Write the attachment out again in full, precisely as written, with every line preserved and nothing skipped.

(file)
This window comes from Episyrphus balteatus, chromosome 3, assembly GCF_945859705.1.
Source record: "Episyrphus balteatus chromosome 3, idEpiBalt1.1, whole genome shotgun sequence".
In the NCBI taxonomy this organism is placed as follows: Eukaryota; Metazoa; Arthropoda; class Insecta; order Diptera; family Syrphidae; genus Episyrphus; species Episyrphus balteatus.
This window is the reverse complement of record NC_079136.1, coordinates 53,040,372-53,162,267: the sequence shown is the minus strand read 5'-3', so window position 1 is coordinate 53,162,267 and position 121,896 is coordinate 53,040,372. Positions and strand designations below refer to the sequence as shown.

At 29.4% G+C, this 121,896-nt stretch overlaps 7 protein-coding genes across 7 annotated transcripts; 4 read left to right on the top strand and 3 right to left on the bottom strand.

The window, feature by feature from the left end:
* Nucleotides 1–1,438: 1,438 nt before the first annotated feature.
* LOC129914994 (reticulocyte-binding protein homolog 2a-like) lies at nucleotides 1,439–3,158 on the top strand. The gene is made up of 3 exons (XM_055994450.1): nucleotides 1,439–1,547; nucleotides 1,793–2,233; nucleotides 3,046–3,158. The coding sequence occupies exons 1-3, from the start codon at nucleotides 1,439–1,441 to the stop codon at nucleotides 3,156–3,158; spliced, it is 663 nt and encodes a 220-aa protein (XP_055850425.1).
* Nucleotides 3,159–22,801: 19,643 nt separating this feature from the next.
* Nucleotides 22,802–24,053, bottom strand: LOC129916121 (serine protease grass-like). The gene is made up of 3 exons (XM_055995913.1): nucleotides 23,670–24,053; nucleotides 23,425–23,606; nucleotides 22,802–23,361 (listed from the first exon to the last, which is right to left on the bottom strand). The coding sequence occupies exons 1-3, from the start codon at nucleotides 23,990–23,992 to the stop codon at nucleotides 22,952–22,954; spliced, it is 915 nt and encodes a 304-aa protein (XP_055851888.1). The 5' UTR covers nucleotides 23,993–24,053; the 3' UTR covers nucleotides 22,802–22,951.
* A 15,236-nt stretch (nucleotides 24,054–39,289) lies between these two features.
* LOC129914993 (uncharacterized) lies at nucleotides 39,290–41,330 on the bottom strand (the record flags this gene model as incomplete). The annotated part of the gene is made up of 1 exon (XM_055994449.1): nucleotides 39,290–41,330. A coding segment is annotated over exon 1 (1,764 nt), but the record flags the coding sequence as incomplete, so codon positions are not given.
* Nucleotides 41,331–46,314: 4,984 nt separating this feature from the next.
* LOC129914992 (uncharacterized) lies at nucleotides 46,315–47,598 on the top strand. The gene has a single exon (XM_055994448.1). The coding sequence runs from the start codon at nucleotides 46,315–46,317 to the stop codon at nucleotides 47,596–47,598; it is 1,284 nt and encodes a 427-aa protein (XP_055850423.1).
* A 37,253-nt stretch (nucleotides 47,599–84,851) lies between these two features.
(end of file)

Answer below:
This window comes from Episyrphus balteatus, chromosome 3, assembly GCF_945859705.1.
Source record: "Episyrphus balteatus chromosome 3, idEpiBalt1.1, whole genome shotgun sequence".
In the NCBI taxonomy this organism is placed as follows: Eukaryota; Metazoa; Arthropoda; class Insecta; order Diptera; family Syrphidae; genus Episyrphus; species Episyrphus balteatus.
This window is the reverse complement of record NC_079136.1, coordinates 53,040,372-53,162,267: the sequence shown is the minus strand read 5'-3', so window position 1 is coordinate 53,162,267 and position 121,896 is coordinate 53,040,372. Positions and strand designations below refer to the sequence as shown.

At 29.4% G+C, this 121,896-nt stretch overlaps 7 protein-coding genes across 7 annotated transcripts; 4 read left to right on the top strand and 3 right to left on the bottom strand.

The window, feature by feature from the left end:
* Nucleotides 1–1,438: 1,438 nt before the first annotated feature.
* LOC129914994 (reticulocyte-binding protein homolog 2a-like) lies at nucleotides 1,439–3,158 on the top strand. The gene is made up of 3 exons (XM_055994450.1): nucleotides 1,439–1,547; nucleotides 1,793–2,233; nucleotides 3,046–3,158. The coding sequence occupies exons 1-3, from the start codon at nucleotides 1,439–1,441 to the stop codon at nucleotides 3,156–3,158; spliced, it is 663 nt and encodes a 220-aa protein (XP_055850425.1).
* Nucleotides 3,159–22,801: 19,643 nt separating this feature from the next.
* Nucleotides 22,802–24,053, bottom strand: LOC129916121 (serine protease grass-like). The gene is made up of 3 exons (XM_055995913.1): nucleotides 23,670–24,053; nucleotides 23,425–23,606; nucleotides 22,802–23,361 (listed from the first exon to the last, which is right to left on the bottom strand). The coding sequence occupies exons 1-3, from the start codon at nucleotides 23,990–23,992 to the stop codon at nucleotides 22,952–22,954; spliced, it is 915 nt and encodes a 304-aa protein (XP_055851888.1). The 5' UTR covers nucleotides 23,993–24,053; the 3' UTR covers nucleotides 22,802–22,951.
* A 15,236-nt stretch (nucleotides 24,054–39,289) lies between these two features.
* LOC129914993 (uncharacterized) lies at nucleotides 39,290–41,330 on the bottom strand (the record flags this gene model as incomplete). The annotated part of the gene is made up of 1 exon (XM_055994449.1): nucleotides 39,290–41,330. A coding segment is annotated over exon 1 (1,764 nt), but the record flags the coding sequence as incomplete, so codon positions are not given.
* Nucleotides 41,331–46,314: 4,984 nt separating this feature from the next.
* LOC129914992 (uncharacterized) lies at nucleotides 46,315–47,598 on the top strand. The gene has a single exon (XM_055994448.1). The coding sequence runs from the start codon at nucleotides 46,315–46,317 to the stop codon at nucleotides 47,596–47,598; it is 1,284 nt and encodes a 427-aa protein (XP_055850423.1).
* A 37,253-nt stretch (nucleotides 47,599–84,851) lies between these two features.